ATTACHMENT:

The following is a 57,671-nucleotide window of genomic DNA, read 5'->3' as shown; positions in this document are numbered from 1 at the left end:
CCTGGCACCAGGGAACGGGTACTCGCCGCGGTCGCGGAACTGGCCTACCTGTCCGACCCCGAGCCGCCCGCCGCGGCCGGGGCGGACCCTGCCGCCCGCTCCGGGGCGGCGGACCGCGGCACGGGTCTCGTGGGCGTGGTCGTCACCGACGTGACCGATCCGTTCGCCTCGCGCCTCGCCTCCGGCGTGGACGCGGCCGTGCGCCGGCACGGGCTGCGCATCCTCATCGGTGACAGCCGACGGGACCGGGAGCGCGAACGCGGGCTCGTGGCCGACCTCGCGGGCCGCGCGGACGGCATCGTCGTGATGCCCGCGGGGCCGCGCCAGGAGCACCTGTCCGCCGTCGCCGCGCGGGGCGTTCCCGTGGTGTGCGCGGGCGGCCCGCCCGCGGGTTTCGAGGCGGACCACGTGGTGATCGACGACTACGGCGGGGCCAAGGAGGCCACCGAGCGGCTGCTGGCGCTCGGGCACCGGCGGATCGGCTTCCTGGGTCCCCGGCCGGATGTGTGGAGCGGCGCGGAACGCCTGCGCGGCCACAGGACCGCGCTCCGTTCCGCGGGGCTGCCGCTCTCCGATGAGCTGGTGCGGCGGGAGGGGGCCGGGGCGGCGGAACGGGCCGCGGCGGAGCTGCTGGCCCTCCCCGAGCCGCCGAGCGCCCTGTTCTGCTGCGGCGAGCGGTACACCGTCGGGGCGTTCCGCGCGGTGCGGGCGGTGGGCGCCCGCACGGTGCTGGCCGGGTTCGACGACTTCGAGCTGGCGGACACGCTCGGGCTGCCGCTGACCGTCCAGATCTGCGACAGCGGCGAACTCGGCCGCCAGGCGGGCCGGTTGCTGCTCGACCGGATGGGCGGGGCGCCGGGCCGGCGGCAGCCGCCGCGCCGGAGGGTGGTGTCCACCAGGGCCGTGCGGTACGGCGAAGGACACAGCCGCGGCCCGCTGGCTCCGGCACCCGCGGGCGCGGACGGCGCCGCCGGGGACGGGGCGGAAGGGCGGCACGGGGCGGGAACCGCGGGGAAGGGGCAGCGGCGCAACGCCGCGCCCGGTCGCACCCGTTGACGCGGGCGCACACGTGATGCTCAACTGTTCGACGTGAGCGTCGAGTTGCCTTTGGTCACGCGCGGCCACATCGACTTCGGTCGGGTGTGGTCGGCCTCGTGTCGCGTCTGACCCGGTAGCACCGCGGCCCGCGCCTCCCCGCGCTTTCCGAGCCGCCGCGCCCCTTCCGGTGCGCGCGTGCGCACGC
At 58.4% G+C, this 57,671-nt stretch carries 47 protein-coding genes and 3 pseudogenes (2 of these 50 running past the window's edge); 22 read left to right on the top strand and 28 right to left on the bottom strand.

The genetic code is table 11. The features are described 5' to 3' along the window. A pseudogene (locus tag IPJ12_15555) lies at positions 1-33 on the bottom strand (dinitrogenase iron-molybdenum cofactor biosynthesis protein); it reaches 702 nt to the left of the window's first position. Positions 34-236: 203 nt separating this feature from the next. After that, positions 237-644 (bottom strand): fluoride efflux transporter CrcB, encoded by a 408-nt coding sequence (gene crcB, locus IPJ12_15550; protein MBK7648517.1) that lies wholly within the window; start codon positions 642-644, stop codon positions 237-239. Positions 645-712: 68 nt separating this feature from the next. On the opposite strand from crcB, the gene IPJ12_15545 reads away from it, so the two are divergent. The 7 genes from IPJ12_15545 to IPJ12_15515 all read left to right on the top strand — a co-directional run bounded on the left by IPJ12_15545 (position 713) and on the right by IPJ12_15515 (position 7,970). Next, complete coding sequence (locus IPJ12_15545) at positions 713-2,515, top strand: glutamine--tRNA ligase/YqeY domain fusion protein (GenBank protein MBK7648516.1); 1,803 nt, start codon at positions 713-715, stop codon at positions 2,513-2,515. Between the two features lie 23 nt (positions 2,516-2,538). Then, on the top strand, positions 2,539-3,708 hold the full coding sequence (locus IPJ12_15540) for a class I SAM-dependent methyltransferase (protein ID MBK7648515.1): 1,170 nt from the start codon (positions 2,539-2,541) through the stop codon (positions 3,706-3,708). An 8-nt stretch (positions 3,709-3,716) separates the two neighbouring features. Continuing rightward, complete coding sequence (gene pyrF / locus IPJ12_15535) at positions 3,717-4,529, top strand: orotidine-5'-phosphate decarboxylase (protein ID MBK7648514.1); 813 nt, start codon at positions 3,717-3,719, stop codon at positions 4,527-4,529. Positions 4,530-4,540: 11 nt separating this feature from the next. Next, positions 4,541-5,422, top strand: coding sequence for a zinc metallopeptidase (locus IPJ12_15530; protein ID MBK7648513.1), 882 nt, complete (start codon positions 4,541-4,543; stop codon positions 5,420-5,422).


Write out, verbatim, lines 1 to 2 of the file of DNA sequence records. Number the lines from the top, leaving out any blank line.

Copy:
The following is a 57,671-nucleotide window of genomic DNA, read 5'->3' as shown; positions in this document are numbered from 1 at the left end:
CCTGGCACCAGGGAACGGGTACTCGCCGCGGTCGCGGAACTGGCCTACCTGTCCGACCCCGAGCCGCCCGCCGCGGCCGGGGCGGACCCTGCCGCCCGCTCCGGGGCGGCGGACCGCGGCACGGGTCTCGTGGGCGTGGTCGTCACCGACGTGACCGATCCGTTCGCCTCGCGCCTCGCCTCCGGCGTGGACGCGGCCGTGCGCCGGCACGGGCTGCGCATCCTCATCGGTGACAGCCGACGGGACCGGGAGCGCGAACGCGGGCTCGTGGCCGACCTCGCGGGCCGCGCGGACGGCATCGTCGTGATGCCCGCGGGGCCGCGCCAGGAGCACCTGTCCGCCGTCGCCGCGCGGGGCGTTCCCGTGGTGTGCGCGGGCGGCCCGCCCGCGGGTTTCGAGGCGGACCACGTGGTGATCGACGACTACGGCGGGGCCAAGGAGGCCACCGAGCGGCTGCTGGCGCTCGGGCACCGGCGGATCGGCTTCCTGGGTCCCCGGCCGGATGTGTGGAGCGGCGCGGAACGCCTGCGCGGCCACAGGACCGCGCTCCGTTCCGCGGGGCTGCCGCTCTCCGATGAGCTGGTGCGGCGGGAGGGGGCCGGGGCGGCGGAACGGGCCGCGGCGGAGCTGCTGGCCCTCCCCGAGCCGCCGAGCGCCCTGTTCTGCTGCGGCGAGCGGTACACCGTCGGGGCGTTCCGCGCGGTGCGGGCGGTGGGCGCCCGCACGGTGCTGGCCGGGTTCGACGACTTCGAGCTGGCGGACACGCTCGGGCTGCCGCTGACCGTCCAGATCTGCGACAGCGGCGAACTCGGCCGCCAGGCGGGCCGGTTGCTGCTCGACCGGATGGGCGGGGCGCCGGGCCGGCGGCAGCCGCCGCGCCGGAGGGTGGTGTCCACCAGGGCCGTGCGGTACGGCGAAGGACACAGCCGCGGCCCGCTGGCTCCGGCACCCGCGGGCGCGGACGGCGCCGCCGGGGACGGGGCGGAAGGGCGGCACGGGGCGGGAACCGCGGGGAAGGGGCAGCGGCGCAACGCCGCGCCCGGTCGCACCCGTTGACGCGGGCGCACACGTGATGCTCAACTGTTCGACGTGAGCGTCGAGTTGCCTTTGGTCACGCGCGGCCACATCGACTTCGGTCGGGTGTGGTCGGCCTCGTGTCGCGTCTGACCCGGTAGCACCGCGGCCCGCGCCTCCCCGCGCTTTCCGAGCCGCCGCGCCCCTTCCGGTGCGCGCGTGCGCACGC